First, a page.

Compounds found in cocoa beans, which are used to make chocolate, may reverse the normal age-related memory decline seen in older adults, researchers say.
In a new study, people who were randomly assigned to eat a diet high in these compounds, called flavanols, for three months performed significantly better on a memory test than people assigned to eat a diet low in flavanols.
Additionally, brain imaging of the participants who consumed the high amounts of flavanols revealed noticeable improvements in the function of a region called the dentate gyrus, which is thought to be involved in memory.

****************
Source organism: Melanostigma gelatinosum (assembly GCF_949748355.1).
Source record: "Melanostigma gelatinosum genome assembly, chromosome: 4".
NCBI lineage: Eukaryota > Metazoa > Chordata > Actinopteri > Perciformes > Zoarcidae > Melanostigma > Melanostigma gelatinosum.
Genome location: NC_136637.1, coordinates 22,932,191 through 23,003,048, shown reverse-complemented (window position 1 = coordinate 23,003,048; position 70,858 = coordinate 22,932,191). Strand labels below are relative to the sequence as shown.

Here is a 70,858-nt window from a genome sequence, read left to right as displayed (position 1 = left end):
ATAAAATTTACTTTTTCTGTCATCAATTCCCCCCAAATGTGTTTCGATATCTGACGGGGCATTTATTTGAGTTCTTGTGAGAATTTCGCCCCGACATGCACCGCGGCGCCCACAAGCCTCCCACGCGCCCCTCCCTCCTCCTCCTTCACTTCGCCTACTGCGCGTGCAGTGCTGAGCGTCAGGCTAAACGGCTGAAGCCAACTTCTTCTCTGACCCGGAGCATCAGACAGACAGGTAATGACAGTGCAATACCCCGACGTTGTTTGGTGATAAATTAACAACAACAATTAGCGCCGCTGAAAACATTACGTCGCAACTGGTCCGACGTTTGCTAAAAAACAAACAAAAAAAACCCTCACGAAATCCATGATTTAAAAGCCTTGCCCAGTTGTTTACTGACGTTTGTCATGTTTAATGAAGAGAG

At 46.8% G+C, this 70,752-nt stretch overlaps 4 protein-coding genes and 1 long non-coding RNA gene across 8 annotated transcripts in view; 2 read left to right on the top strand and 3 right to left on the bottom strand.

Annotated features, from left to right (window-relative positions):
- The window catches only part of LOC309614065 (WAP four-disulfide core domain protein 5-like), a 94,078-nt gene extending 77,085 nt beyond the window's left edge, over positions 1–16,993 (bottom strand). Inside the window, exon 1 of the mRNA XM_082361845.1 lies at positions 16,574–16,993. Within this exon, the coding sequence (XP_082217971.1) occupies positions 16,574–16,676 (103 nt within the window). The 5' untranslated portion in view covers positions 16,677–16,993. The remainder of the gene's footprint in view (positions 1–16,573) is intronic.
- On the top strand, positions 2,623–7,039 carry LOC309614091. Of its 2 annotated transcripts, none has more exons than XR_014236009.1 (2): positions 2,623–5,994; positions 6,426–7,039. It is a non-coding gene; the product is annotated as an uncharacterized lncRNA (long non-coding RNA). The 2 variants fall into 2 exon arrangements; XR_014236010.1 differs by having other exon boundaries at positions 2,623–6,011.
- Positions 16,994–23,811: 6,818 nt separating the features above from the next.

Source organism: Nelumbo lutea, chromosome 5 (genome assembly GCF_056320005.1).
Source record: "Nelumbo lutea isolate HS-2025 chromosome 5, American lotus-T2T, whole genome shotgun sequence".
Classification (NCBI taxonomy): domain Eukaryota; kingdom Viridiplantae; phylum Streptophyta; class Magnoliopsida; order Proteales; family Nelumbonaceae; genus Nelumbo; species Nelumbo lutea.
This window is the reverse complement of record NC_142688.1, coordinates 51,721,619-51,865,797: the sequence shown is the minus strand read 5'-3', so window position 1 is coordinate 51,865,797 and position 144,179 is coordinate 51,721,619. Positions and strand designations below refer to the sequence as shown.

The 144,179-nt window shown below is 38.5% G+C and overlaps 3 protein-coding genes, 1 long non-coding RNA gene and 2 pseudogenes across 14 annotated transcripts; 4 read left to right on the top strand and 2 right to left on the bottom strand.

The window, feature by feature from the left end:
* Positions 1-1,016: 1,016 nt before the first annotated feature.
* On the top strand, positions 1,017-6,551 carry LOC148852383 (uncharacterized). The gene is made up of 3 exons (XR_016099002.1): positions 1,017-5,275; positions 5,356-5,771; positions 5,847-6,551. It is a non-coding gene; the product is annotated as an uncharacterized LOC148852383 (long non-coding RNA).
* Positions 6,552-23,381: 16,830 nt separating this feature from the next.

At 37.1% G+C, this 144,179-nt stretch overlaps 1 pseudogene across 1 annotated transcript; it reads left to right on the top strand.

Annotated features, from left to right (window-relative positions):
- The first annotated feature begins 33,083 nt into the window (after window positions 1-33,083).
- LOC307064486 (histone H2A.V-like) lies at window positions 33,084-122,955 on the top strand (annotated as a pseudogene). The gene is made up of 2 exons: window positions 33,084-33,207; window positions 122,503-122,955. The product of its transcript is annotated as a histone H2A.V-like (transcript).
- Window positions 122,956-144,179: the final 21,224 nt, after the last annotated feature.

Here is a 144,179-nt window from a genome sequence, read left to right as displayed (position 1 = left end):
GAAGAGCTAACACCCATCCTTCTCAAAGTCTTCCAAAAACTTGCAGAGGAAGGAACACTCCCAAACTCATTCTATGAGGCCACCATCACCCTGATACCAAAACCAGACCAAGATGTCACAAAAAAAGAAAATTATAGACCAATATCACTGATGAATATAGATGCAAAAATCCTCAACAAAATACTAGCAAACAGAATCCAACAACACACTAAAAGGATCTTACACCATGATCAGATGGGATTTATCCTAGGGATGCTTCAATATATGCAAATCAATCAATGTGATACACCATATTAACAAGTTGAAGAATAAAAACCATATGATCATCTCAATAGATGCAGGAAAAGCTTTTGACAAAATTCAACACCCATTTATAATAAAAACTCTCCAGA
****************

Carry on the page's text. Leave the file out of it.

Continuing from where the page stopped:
If further studies the new findings, researchers could one day produce an off-the-shelf of cocoa flavanols aimed at improving people's mental function, said study author Scott Small, a neurologist at Columbia University in New York.
Flavanols are naturally found not just in cocoa beans, but in tea leaves and in certain fruits and vegetables well. However, the overall amounts of flavanols they possess, as well as their specific forms and mixtures, vary widely.
A recent study in mice found that flavanols increased the number of connections among neurons in the dentate gyrus.
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